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Experts say Zika virus is being spread by mosquitoes around Miami, Florida. The Aedes aegypti mosquito, known for transmitting the virus, can be found in south Florida because of its warm climate. The Miami area also sees a high volume of travelers from countries where the Zika outbreak is ongoing. These two factors are putting pregnant women and their partners at the greatest risk. How can pregnant women and their partners stay protected? The Centers for Disease Control and Prevention have put together recommendations for pregnant women and their partners.
What do you need to know about Zika? Dr. Mia Taormina, an infectious disease doctor, shares these updates.
If I’m planning to visit Florida - what should I be concerned about, and how can I prepare?
There have been some areas in Florida listed as high risk. Women who are pregnant and women and their partners desiring to become pregnant should avoid travel to these areas. Any woman who is pregnant and has traveled to these areas after the dates above should be tested. Those traveling should wear long clothing, use mosquito repellents containing at least 40% DEET, and limit outdoor daytime activities. At this time there are no travel advisories for other locations in Florida, including Disney theme parks, or for other Southern states. Stay tuned.
What can we expect to see?
Over the past several months the virus itself has not changed, but we have now seen local transmission in the state of Florida. This means that there are cases of active transmission in Florida currently in persons that have not traveled to other endemic areas outside of the United States and who have not sexually acquired Zika from a partner who has recently traveled. The Aedes species mosquito responsible for transmission of the virus lives in the Southern U.S. and we had anticipated there would be some cases of local transmission this season. Has the virus changed more than experts expected? How long will this go on?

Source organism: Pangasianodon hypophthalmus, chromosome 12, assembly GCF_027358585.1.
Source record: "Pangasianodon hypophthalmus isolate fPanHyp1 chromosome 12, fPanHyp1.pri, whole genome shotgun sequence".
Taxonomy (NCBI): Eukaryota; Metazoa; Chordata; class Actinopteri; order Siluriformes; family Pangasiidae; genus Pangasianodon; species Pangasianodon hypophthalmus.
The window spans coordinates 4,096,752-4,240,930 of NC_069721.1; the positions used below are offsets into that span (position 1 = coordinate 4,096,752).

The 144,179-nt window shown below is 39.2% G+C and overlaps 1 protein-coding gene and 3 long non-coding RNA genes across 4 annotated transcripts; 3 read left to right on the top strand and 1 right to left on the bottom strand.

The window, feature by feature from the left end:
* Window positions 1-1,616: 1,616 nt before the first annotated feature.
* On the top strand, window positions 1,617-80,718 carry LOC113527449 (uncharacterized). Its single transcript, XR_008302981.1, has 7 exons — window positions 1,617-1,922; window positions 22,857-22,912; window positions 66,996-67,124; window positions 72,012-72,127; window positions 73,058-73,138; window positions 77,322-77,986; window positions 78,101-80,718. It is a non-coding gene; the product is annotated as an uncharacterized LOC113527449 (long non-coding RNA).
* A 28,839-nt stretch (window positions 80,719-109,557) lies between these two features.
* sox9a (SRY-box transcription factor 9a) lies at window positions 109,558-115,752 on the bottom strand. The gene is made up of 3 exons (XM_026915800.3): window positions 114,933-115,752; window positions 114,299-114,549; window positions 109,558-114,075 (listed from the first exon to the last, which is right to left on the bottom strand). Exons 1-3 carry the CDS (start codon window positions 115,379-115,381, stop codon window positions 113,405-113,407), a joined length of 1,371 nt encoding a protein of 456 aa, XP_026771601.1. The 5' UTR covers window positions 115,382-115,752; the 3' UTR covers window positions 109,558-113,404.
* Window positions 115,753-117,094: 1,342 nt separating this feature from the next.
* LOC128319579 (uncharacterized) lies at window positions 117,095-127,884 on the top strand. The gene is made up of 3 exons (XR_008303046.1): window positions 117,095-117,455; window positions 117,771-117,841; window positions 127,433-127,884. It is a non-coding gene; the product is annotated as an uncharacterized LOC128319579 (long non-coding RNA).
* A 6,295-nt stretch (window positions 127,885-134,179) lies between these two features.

The virus itself hasn’t changed, but what we know about it, it is evolving. We now know there is significant risk to an unborn fetus if the pregnant mother is exposed. We also know that there are risks of other severe neurologic complications in rare cases. Experts anticipate this outbreak should die down around the summer of 2018. It is believed there will be so many affected individuals at that time which have developed “immunity” that the spread to new individuals will be limited in a sort of herd immunity manner. We also anticipate seeing a dip in cases as warmer temperatures give way to cooler weather as the seasons change, especially in the U.S.
For the most current information on the Zika virus visit :
Sources: The Centers for Disease Control and Preventionhttps://www.cdc.gov/zika/intheus/florida-update.html
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